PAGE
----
The chocolate just seems to stand out better against the revived and redecorated Parkside Candy store in North Buffalo. Public officials turned out Tuesday for the ribbon-cutting on a $250,000 rehabilitation of the sweets mecca.
Parkside Candy has been an attraction in University Heights for 90 years and remains an anchor in the neighborhood. Phil Buffamonte has owned the landmark since 1981.
His store benefited from the Buffalo Billion, with Albany picking up half the cost of the project. That rehab included the inside of the store, three upstairs apartments, the landmark sign outside and the building's awnings.
"It was a task, that's for sure," said Buffamonte. "As a historic landmark, you have to get approval for everything that you're doing. So, if something didn't match exactly with what their expectations were, there were adjustments that would have to be made."
University District Community Development Association Executive Director Roseann Scibilia said the rehab is important in the city's northeast corner.
"We care, we're sincere and it's a great neighborhood with wonderful people," said Scibilia. "And when they see something like this that's facilitated by all the folks in the state and local government, when they see something like this actually transpire, come to fruition, it really helps restore a sense of pride in themselves and in their community."
Lt. Gov. Kathy Hochul said she did not have to be told where the store was. Hochul said she first ate there with her family as a child.
"When I was a child, my parents used to bring us up here and you could savor the ambiance of a time long past - and the way you captured the essence of that, Phil, and kept it here, for not just our generation but the future generations, it's really special and unique," Hochul said. "And I will make a couple of confessions right now. One is that I am a sponge candy fanatic."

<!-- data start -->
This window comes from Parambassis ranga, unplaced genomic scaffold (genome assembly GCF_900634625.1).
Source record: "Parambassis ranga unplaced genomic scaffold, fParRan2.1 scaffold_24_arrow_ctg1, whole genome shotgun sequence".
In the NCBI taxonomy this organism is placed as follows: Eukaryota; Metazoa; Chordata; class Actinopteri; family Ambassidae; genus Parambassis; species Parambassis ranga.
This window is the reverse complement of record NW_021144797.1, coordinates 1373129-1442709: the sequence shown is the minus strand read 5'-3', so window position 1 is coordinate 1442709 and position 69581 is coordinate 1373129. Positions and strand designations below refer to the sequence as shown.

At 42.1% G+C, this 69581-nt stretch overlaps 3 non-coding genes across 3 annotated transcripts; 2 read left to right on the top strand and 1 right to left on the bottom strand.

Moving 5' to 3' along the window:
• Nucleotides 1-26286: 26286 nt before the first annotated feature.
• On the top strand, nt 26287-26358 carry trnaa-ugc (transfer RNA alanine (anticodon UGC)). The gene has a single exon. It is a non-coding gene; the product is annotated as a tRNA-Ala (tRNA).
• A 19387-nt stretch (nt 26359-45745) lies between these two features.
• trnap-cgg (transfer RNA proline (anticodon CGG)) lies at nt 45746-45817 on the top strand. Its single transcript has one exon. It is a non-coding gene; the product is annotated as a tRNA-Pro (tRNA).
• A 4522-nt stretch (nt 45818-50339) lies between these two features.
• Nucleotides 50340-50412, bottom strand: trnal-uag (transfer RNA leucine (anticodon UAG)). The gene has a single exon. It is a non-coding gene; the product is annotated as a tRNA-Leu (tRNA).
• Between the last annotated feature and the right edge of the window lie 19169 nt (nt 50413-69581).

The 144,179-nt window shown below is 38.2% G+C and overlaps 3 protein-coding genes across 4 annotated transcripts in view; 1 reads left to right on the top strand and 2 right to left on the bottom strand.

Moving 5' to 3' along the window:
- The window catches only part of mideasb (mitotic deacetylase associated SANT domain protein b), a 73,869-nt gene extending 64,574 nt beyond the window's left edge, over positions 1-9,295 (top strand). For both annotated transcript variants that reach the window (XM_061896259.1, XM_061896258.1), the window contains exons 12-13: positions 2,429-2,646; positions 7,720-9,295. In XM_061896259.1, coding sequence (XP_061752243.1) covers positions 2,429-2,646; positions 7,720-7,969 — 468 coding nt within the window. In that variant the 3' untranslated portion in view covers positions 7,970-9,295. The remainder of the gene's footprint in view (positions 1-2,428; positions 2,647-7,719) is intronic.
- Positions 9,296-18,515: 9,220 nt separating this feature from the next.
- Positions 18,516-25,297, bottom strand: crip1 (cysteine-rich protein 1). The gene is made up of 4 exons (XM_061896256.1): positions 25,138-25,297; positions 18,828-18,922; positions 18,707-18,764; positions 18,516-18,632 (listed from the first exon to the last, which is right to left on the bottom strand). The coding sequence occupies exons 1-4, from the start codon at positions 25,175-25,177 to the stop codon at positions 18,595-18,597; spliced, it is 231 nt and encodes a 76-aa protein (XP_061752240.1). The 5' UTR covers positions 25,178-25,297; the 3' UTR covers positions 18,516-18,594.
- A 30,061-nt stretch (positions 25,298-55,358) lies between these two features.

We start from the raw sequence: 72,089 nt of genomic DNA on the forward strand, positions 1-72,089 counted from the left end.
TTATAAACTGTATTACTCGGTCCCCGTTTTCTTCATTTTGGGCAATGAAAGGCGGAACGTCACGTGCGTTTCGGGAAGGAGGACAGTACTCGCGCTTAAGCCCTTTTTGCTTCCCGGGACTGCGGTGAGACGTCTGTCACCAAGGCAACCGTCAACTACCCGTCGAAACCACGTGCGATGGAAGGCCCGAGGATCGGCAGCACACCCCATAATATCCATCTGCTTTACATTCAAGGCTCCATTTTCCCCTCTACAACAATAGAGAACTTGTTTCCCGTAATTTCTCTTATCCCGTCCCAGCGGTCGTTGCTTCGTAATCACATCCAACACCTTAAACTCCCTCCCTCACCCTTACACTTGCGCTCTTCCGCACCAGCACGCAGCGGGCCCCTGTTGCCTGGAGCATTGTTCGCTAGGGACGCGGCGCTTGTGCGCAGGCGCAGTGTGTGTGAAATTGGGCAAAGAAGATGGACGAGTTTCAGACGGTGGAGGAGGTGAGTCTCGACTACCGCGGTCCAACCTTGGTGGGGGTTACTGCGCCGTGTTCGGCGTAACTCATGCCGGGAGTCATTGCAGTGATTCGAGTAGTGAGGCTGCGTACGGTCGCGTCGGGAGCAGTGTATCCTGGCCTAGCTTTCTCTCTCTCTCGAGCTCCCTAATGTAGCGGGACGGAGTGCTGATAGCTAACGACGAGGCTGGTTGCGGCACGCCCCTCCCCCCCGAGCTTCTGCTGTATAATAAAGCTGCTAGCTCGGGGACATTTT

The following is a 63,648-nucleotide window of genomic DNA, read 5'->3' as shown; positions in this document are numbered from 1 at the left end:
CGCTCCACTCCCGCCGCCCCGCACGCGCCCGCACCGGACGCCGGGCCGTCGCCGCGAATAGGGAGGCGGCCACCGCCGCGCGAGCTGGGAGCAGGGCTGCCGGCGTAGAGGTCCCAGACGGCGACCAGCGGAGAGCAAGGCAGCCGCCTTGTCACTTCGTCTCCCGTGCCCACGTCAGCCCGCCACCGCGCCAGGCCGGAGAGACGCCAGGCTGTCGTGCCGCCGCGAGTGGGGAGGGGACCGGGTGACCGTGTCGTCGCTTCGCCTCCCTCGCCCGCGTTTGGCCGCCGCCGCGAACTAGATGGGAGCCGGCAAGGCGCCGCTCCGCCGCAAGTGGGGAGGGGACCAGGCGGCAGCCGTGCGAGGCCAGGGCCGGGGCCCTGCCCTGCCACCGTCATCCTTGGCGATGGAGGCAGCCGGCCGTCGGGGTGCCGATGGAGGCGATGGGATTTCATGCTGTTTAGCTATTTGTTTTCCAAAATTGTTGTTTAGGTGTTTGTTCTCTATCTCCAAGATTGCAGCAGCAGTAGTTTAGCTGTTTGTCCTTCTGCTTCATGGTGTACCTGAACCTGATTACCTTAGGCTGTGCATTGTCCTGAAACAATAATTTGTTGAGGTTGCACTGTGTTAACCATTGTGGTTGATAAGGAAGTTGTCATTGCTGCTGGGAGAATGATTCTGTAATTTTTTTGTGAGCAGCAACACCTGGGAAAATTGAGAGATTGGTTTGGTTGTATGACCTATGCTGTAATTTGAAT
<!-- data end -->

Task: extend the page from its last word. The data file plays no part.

As other officials told their favorite story of Parkside Candies, there was plenty of sponge candy on display for sale. Buffalo Mayor Byron Brown said it is not just the candy, but the jobs.
"Phil employs at least 37 people and during holiday periods, that employment increases significantly," Brown said. "So, yes, this is a beautiful renovation of a historic building but this also means jobs for the residents of Buffalo and Erie County."
Buffamonte said he continues to see steady customers who come from the suburbs or out of town and an ever-changing crowd of University at Buffalo students from up the street. However, some things do change.
"Sugar-free chocolate is much more prevalent today than certainly when I started," he said. "Other changes I think over the duration of my time being here seeing a switch to a lot more dark chocolate as compared to milk chocolate. Truffles have become more popular. But, when I started here and today, it's still the main item is sponge candy and pecan turnovers."
And then there are the customers who come in for ice cream and desserts, he said.